He put out a hand to touch her gently, a gesture that said more than he might have spoken in an hour.

"I don't know," he answered her very quietly. "But he's been dead a long time, maybe a week or more. And there's earth in his hair."

Charlotte stared at him, her face paling. "Earth?" she repeated. "In London?" She did not look at the body. "How did he die?"

"I don't know. The police surgeon—"

But before he had time to finish his thought, a constable burst out of the darkness and a moment later another behind him. Briefly Pitt told them what had happened and handed over responsibility for the entire affair. It took him ten minutes to find another cab, but by quarter-past eleven he and Charlotte were back in their own home. The house was silent, but warm after the bitter streets. Jemima, their two-year-old daughter, was spending the night with Mrs. Smith opposite. Charlotte had preferred to leave her there rather than disturb her at this hour.

Pitt closed the door and shut out the world, the Cantlays, dead cabbies, the fog, everything but a lingering of music from the gaiety and color of the opera. When he had first married Charlotte, she had given up the comfort and status of her father's house without a word. This was only the second time he had been able to take her to the theatre in the city, and it was an occasion to be celebrated. All evening he had looked at the stage, and then at her face, and the joy he saw there was worth every careful economy, every penny saved for it. He leaned back against the door, smiling, and pulled her towards him gently.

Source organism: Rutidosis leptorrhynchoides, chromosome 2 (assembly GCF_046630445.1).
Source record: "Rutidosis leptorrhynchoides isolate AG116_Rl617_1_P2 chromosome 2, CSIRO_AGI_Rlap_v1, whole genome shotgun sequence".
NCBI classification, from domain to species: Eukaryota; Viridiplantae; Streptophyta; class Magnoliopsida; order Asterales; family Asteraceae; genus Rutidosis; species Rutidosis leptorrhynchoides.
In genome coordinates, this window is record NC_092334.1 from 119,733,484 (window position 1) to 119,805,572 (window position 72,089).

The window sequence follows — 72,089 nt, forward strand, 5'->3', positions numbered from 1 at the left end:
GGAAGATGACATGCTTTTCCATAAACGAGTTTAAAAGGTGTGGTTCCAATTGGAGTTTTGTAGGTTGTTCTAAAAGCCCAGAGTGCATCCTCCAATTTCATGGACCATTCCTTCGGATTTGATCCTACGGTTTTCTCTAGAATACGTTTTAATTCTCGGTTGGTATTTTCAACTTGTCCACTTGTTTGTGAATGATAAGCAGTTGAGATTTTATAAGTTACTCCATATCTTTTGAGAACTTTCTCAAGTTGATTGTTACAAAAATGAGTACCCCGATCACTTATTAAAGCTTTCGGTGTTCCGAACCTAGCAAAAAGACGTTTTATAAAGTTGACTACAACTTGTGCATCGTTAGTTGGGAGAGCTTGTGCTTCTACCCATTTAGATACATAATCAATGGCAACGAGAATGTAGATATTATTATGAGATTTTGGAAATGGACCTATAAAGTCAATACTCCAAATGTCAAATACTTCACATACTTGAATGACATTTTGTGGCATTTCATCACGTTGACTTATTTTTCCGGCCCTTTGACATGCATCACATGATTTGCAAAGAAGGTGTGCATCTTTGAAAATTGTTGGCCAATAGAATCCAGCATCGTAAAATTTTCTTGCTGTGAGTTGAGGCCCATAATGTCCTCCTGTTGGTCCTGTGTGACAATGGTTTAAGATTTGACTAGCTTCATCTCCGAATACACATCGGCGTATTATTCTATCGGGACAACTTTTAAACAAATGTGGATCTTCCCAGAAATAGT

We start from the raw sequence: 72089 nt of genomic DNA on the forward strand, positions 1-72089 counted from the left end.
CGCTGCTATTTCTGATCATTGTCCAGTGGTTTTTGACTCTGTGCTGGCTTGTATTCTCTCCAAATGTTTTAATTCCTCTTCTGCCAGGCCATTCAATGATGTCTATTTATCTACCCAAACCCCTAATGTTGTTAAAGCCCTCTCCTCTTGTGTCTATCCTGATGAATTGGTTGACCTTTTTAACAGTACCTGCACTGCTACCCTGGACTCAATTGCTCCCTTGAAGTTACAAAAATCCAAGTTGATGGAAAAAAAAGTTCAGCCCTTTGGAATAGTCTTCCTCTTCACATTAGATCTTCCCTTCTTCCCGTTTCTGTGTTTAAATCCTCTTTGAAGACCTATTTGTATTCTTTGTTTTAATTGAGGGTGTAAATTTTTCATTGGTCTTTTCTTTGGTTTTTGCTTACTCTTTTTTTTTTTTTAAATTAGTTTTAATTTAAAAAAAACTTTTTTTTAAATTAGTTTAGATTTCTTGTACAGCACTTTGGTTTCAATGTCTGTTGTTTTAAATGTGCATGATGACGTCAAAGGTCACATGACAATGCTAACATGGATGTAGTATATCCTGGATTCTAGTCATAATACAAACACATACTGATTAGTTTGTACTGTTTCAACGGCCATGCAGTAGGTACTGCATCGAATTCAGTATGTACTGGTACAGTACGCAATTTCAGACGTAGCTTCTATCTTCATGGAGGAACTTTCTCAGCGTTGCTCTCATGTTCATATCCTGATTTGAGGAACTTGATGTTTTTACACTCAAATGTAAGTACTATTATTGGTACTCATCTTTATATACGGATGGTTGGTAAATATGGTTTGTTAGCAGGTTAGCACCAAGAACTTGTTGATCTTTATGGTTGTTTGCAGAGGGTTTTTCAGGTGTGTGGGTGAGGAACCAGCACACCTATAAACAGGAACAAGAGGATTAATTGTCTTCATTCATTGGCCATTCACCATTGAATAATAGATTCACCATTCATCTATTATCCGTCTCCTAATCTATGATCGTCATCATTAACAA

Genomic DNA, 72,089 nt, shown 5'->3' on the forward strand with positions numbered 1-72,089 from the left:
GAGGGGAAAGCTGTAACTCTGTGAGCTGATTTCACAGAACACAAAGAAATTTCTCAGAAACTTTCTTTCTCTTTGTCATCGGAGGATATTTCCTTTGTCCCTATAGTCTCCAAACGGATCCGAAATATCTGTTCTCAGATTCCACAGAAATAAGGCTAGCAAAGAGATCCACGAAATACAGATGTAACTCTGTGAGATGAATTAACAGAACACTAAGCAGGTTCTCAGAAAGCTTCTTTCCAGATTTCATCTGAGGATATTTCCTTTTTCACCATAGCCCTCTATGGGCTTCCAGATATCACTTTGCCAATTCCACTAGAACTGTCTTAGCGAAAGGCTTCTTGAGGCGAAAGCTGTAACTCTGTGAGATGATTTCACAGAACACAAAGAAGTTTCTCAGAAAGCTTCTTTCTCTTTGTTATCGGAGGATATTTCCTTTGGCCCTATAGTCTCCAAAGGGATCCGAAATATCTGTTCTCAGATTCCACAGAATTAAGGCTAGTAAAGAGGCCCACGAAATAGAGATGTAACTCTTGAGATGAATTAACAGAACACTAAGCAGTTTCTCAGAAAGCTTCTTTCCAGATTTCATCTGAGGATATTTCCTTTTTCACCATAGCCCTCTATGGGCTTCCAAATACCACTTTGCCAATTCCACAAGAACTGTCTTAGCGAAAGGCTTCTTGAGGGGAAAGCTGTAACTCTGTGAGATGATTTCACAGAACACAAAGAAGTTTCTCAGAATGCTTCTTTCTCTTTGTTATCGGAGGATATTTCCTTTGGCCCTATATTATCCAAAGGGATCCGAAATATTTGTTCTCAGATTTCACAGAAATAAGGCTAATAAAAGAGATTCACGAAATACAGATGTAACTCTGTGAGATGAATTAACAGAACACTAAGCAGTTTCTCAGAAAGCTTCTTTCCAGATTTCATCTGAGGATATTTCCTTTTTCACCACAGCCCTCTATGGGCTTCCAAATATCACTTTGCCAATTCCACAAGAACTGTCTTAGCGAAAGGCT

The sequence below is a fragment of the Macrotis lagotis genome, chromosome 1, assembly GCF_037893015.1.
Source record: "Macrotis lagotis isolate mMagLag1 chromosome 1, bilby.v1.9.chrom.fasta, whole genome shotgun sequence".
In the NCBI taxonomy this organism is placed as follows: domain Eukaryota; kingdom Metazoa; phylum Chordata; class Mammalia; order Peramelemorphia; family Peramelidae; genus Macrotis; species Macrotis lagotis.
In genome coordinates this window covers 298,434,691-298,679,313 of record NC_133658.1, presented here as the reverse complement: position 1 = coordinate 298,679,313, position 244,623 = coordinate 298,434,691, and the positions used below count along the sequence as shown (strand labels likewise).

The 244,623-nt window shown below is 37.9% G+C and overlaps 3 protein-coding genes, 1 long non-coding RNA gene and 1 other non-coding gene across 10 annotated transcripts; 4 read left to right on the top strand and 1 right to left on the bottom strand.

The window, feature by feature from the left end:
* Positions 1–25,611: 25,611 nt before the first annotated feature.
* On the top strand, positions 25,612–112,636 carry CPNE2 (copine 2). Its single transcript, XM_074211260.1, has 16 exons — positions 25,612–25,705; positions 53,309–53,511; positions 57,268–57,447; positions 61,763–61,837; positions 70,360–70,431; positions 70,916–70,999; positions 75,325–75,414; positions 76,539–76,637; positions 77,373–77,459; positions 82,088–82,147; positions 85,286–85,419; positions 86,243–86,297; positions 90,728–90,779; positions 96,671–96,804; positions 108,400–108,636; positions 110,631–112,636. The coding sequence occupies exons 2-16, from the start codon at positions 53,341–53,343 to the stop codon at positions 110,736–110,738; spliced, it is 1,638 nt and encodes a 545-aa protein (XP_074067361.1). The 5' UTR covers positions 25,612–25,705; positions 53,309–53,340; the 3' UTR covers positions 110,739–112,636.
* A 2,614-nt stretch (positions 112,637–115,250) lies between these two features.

The fog turned to rain, and then sleet. Two days later Pitt was sitting at his desk in the police station when a sergeant came in, his face puckered with unhappiness. Pitt looked up.

"What is it, Gilthorpe?"

"You remember that dead cabby you found night before last, sir?"

"What about him?" It was something Pitt would have preferred to forget, a simple tragedy but a common enough one, except for the amount of time he had been dead.

"Well," Gilthorpe shifted from one foot to the other. "Well, it looks like 'e wasn't no cabby. We found an open grave—"

Pitt froze; somewhere, pressed to the back of his mind, had been a fear of something like this when he had seen the puffy face and the touch of wet earth, something ugly and obscene, but he had ignored it.

"Whose?" he said quietly.

Gilthorpe's face tightened. "A Lord Augustus Fitzroy-Hammond, sir."

Pitt shut his eyes, as if not seeing Gilthorpe might take it away.

"'E died just short o' three weeks ago, sir," Gilthorpe's voice went on inexorably. "Buried a fortnight. Very big funeral, they say."

"Where?" Pitt asked mechanically, carrying on while his brain still sought to escape.

"St. Margaret's, sir. We put a guard on it, naturally."

"Whatever for?" Pitt opened his eyes. "What harm is anyone going to do an empty grave?"

"Sightseers, sir," Gilthorpe said without a flicker. "Someone might fall in. Very 'ard to get out of a grave, it is. Sides is steep and wet, this time o' year. And o' course the coffin is still there." He stood a little more upright, indicating that he had finished and was waiting for orders from Pitt.

Pitt looked up at him.

"I suppose I had better go and see the widow and have her identify our corpse from the cab." He climbed to his feet with a sigh. "Tell the mortuary to make it look as decent as possible, will you? It's going to be pretty wretched, whether it's him or not. Where does she live?"

"Gadstone Park, sir, number twelve. All very big 'ouses there; very rich, I shouldn't wonder."

"They would be," Pitt agreed drily. Curious, the couple who had found the corpse had lived there also. Coincidence. "Right, Gilthorpe. Go and tell the mortuary to have his lordship ready for viewing." He picked up his hat and put it hard on his head, tied his muffler round his neck, and went outside into the rain.